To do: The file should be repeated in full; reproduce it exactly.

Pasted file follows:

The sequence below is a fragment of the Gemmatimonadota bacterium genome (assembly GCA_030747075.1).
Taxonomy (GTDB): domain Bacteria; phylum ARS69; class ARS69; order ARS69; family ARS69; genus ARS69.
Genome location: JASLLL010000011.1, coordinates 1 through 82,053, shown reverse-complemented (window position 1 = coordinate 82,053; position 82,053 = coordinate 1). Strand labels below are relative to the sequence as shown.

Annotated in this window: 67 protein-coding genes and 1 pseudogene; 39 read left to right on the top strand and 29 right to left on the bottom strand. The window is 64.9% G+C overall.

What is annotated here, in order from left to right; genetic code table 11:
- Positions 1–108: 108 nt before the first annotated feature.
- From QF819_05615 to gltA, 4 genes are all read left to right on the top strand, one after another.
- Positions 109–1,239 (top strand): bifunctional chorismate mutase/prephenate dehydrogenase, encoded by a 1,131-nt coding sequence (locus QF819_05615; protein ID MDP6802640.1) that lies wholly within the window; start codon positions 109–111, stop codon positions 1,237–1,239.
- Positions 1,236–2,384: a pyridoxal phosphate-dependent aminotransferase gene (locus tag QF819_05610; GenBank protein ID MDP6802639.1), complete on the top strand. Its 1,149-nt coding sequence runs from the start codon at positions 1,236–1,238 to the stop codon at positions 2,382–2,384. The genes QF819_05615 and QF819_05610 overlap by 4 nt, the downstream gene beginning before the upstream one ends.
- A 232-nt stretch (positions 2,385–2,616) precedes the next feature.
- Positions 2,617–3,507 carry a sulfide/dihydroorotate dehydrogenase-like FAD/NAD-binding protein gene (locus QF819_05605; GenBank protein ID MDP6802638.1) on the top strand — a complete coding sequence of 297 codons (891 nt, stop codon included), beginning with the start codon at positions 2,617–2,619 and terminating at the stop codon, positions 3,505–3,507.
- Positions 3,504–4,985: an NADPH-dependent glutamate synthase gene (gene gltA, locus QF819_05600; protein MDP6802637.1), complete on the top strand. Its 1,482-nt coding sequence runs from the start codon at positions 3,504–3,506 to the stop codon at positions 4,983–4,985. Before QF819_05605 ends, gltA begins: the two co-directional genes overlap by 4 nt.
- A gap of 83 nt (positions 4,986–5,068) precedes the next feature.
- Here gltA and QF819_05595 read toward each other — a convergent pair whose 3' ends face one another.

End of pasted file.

The sequence below is a fragment of the Gemmatimonadota bacterium genome (assembly GCA_030747075.1).
Taxonomy (GTDB): domain Bacteria; phylum ARS69; class ARS69; order ARS69; family ARS69; genus ARS69.
Genome location: JASLLL010000011.1, coordinates 1 through 82,053, shown reverse-complemented (window position 1 = coordinate 82,053; position 82,053 = coordinate 1). Strand labels below are relative to the sequence as shown.

Annotated in this window: 67 protein-coding genes and 1 pseudogene; 39 read left to right on the top strand and 29 right to left on the bottom strand. The window is 64.9% G+C overall.

What is annotated here, in order from left to right; genetic code table 11:
- Positions 1–108: 108 nt before the first annotated feature.
- From QF819_05615 to gltA, 4 genes are all read left to right on the top strand, one after another.
- Positions 109–1,239 (top strand): bifunctional chorismate mutase/prephenate dehydrogenase, encoded by a 1,131-nt coding sequence (locus QF819_05615; protein ID MDP6802640.1) that lies wholly within the window; start codon positions 109–111, stop codon positions 1,237–1,239.
- Positions 1,236–2,384: a pyridoxal phosphate-dependent aminotransferase gene (locus tag QF819_05610; GenBank protein ID MDP6802639.1), complete on the top strand. Its 1,149-nt coding sequence runs from the start codon at positions 1,236–1,238 to the stop codon at positions 2,382–2,384. The genes QF819_05615 and QF819_05610 overlap by 4 nt, the downstream gene beginning before the upstream one ends.
- A 232-nt stretch (positions 2,385–2,616) precedes the next feature.
- Positions 2,617–3,507 carry a sulfide/dihydroorotate dehydrogenase-like FAD/NAD-binding protein gene (locus QF819_05605; GenBank protein ID MDP6802638.1) on the top strand — a complete coding sequence of 297 codons (891 nt, stop codon included), beginning with the start codon at positions 2,617–2,619 and terminating at the stop codon, positions 3,505–3,507.
- Positions 3,504–4,985: an NADPH-dependent glutamate synthase gene (gene gltA, locus QF819_05600; protein MDP6802637.1), complete on the top strand. Its 1,482-nt coding sequence runs from the start codon at positions 3,504–3,506 to the stop codon at positions 4,983–4,985. Before QF819_05605 ends, gltA begins: the two co-directional genes overlap by 4 nt.
- A gap of 83 nt (positions 4,986–5,068) precedes the next feature.
- Here gltA and QF819_05595 read toward each other — a convergent pair whose 3' ends face one another.